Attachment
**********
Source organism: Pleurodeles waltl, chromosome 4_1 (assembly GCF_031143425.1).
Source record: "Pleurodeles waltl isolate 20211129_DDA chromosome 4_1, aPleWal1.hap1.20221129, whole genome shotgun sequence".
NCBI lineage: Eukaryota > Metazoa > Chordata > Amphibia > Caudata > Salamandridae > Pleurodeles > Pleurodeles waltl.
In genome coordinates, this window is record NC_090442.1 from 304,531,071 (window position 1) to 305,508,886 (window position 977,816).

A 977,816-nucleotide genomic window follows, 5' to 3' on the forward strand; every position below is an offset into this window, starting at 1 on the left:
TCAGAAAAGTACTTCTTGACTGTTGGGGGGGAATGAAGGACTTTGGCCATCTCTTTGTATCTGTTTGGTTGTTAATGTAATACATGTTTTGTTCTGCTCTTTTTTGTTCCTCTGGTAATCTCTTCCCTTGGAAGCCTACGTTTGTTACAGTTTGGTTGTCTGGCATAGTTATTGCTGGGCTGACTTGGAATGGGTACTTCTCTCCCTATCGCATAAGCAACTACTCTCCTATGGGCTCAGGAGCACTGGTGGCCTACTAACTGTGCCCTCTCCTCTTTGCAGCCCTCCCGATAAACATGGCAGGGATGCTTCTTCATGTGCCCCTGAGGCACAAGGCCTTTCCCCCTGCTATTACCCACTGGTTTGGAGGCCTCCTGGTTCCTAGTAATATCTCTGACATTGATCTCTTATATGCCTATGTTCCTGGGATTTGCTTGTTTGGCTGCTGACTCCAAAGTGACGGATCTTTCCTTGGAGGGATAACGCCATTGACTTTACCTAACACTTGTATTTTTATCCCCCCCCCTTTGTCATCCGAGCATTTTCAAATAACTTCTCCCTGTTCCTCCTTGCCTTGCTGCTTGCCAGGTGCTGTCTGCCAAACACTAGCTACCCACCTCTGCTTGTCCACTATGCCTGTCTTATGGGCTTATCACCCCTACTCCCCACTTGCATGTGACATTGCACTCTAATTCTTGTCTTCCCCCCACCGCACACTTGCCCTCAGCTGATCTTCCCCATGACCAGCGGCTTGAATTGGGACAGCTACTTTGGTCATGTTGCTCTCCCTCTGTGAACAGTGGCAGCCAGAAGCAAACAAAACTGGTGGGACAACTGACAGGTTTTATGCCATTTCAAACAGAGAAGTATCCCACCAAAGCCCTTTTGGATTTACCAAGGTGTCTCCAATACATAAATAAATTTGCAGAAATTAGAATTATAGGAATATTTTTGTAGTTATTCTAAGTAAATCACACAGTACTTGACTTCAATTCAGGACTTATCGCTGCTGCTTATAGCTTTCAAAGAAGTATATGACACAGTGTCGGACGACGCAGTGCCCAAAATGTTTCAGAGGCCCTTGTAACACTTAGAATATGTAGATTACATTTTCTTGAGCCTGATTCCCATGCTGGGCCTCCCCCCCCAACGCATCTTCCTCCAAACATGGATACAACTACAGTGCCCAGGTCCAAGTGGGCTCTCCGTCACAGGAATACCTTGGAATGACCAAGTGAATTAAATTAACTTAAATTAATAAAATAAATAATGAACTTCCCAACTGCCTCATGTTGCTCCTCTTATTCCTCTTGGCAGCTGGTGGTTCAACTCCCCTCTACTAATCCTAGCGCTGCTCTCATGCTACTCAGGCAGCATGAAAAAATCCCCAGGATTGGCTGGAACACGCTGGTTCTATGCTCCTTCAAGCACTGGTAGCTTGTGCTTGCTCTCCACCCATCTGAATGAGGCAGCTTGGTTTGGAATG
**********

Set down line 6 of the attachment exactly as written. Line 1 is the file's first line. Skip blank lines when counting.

TCAGAAAAGTACTTCTTGACTGTTGGGGGGGAATGAAGGACTTTGGCCATCTCTTTGTATCTGTTTGGTTGTTAATGTAATACATGTTTTGTTCTGCTCTTTTTTGTTCCTCTGGTAATCTCTTCCCTTGGAAGCCTACGTTTGTTACAGTTTGGTTGTCTGGCATAGTTATTGCTGGGCTGACTTGGAATGGGTACTTCTCTCCCTATCGCATAAGCAACTACTCTCCTATGGGCTCAGGAGCACTGGTGGCCTACTAACTGTGCCCTCTCCTCTTTGCAGCCCTCCCGATAAACATGGCAGGGATGCTTCTTCATGTGCCCCTGAGGCACAAGGCCTTTCCCCCTGCTATTACCCACTGGTTTGGAGGCCTCCTGGTTCCTAGTAATATCTCTGACATTGATCTCTTATATGCCTATGTTCCTGGGATTTGCTTGTTTGGCTGCTGACTCCAAAGTGACGGATCTTTCCTTGGAGGGATAACGCCATTGACTTTACCTAACACTTGTATTTTTATCCCCCCCCCTTTGTCATCCGAGCATTTTCAAATAACTTCTCCCTGTTCCTCCTTGCCTTGCTGCTTGCCAGGTGCTGTCTGCCAAACACTAGCTACCCACCTCTGCTTGTCCACTATGCCTGTCTTATGGGCTTATCACCCCTACTCCCCACTTGCATGTGACATTGCACTCTAATTCTTGTCTTCCCCCCACCGCACACTTGCCCTCAGCTGATCTTCCCCATGACCAGCGGCTTGAATTGGGACAGCTACTTTGGTCATGTTGCTCTCCCTCTGTGAACAGTGGCAGCCAGAAGCAAACAAAACTGGTGGGACAACTGACAGGTTTTATGCCATTTCAAACAGAGAAGTATCCCACCAAAGCCCTTTTGGATTTACCAAGGTGTCTCCAATACATAAATAAATTTGCAGAAATTAGAATTATAGGAATATTTTTGTAGTTATTCTAAGTAAATCACACAGTACTTGACTTCAATTCAGGACTTATCGCTGCTGCTTATAGCTTTCAAAGAAGTATATGACACAGTGTCGGACGACGCAGTGCCCAAAATGTTTCAGAGGCCCTTGTAACACTTAGAATATGTAGATTACATTTTCTTGAGCCTGATTCCCATGCTGGGCCTCCCCCCCCAACGCATCTTCCTCCAAACATGGATACAACTACAGTGCCCAGGTCCAAGTGGGCTCTCCGTCACAGGAATACCTTGGAATGACCAAGTGAATTAAATTAACTTAAATTAATAAAATAAATAATGAACTTCCCAACTGCCTCATGTTGCTCCTCTTATTCCTCTTGGCAGCTGGTGGTTCAACTCCCCTCTACTAATCCTAGCGCTGCTCTCATGCTACTCAGGCAGCATGAAAAAATCCCCAGGATTGGCTGGAACACGCTGGTTCTATGCTCCTTCAAGCACTGGTAGCTTGTGCTTGCTCTCCACCCATCTGAATGAGGCAGCTTGGTTTGGAATG